That this breakthrough happened here in Toronto, under Hinton’s watch, is a big deal for the city. AI specialists at every major tech company are scrambling to make the next transformative discovery in deep learning. Because Hinton’s approach to AI was so unpopular for so long, many of those experts were trained at Hinton’s side: it’s less “the student becomes the teacher” than “the teacher becomes the rival.” Dozens of Hinton’s former students have risen to prominence at Facebook, Google, Apple and Uber, and in academia, spreading the neural net gospel, forming their own kind of living, pinging network of Hinton disciples. They remember him as a popular prof, known for working alongside his students rather than farming out tasks, as well as for breaking the tension of late-night research by juggling grapes with his mouth—lean back, blow one into the air, then another, catch the first, repeat. Toronto has experienced a subsequent brain drain over the past decade, with local start-ups being swallowed by Silicon Valley, and U of T’s deep learning community has faced a retention problem. Typical AI specialists, even newbies and recent grads, who take Silicon Valley gigs can reportedly be paid from $300,000 to $500,000 (U.S.) a year; stock options can move the amount past the million mark. Toronto has to figure out how to leverage Hinton’s presence by enticing his elite army of deep learning experts to stay—or return to—where they started. Thus the creation of the Vector Institute, a multimillion-dollar lab that will bring together the leading minds in AI, lured by the promise of working with Hinton—he’s the chief scientific advisor. Hinton’s presence in concert with Vector’s shiny-newness sounds foolproof, but Canada has lost the lead before. After the painful disintegration of the once-mighty Canadian tech companies Nortel and BlackBerry, Vector offers the possibility of redemption.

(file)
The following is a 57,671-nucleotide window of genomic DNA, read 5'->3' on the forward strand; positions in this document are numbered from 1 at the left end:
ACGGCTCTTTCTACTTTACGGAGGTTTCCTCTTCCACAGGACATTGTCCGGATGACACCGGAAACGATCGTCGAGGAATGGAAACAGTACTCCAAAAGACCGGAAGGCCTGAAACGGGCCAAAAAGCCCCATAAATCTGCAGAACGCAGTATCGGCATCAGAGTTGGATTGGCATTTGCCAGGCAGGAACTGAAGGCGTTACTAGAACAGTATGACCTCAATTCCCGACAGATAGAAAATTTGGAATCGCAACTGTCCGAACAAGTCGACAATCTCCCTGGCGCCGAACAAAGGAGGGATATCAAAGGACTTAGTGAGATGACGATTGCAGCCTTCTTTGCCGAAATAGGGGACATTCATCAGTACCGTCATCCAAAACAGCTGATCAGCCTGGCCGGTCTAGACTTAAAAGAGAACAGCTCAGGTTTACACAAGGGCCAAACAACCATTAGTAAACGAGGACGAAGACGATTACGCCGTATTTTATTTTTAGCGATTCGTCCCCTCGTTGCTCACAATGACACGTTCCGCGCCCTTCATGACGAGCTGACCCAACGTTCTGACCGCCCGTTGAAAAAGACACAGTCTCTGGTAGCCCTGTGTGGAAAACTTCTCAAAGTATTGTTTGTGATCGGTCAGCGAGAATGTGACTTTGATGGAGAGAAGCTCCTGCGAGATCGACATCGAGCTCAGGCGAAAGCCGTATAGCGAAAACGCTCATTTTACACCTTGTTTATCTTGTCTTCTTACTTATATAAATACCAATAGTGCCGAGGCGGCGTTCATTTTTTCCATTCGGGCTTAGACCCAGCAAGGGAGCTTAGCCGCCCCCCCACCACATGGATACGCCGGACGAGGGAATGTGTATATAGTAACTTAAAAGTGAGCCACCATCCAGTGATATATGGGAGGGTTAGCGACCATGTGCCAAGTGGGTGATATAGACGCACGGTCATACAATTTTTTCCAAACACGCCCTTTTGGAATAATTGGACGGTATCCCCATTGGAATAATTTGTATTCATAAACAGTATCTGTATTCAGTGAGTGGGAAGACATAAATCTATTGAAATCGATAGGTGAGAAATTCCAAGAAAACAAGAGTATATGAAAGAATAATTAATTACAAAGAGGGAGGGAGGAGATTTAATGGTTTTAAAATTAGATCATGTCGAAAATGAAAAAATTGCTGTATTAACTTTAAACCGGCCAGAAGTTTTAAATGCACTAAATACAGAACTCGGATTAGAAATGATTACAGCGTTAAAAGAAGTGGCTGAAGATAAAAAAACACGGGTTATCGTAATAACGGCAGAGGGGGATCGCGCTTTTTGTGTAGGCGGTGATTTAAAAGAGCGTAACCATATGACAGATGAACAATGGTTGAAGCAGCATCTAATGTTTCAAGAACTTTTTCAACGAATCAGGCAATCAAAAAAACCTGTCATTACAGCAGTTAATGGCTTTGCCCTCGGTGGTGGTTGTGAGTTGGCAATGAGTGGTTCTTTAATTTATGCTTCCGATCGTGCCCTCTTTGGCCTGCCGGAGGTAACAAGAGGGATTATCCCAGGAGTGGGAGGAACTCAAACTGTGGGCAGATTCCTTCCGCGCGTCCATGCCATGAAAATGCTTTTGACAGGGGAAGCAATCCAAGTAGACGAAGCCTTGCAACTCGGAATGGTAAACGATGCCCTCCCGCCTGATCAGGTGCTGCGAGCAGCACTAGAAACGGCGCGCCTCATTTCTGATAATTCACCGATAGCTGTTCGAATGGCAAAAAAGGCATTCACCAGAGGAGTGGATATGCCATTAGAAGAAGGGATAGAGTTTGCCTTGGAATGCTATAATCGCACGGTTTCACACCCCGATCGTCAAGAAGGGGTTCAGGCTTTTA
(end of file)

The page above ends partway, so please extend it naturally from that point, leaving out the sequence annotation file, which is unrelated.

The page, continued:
Hinton has said that when he was growing up, his mother gave him two choices: “Be an academic or be a failure.” His family tree is branch-breakingly weighted with scientists. His great-great-grandfather was George Boole, founder of Boolean logic, familiar to anyone who has done a “Boolean search.” One of George Boole’s sons-in-law was Charles Howard Hinton, Geoffrey’s great-grandfather, a mathematician and sci-fi writer who coined the concept of a “tesseract” (a four-dimensional object we can see in the 3-D world as a cube—well known to all readers of the classic children’s novel A Wrinkle in Time), and who ended up in the U.S. after being run out of Victorian England for bigamy. His son, Geoffrey’s grandfather, settled in Mexico—so there is a Mexican Hinton branch. Geoffrey Hinton’s middle name is Everest—as in the geographer Everest, his great-great-grandmother’s uncle, namesake of the mountain—and his father’s cousin was Joan Hinton, a nuclear physicist who helped out on the Manhattan Project and lived in China during the Cultural Revolution. Her father invented the jungle gym.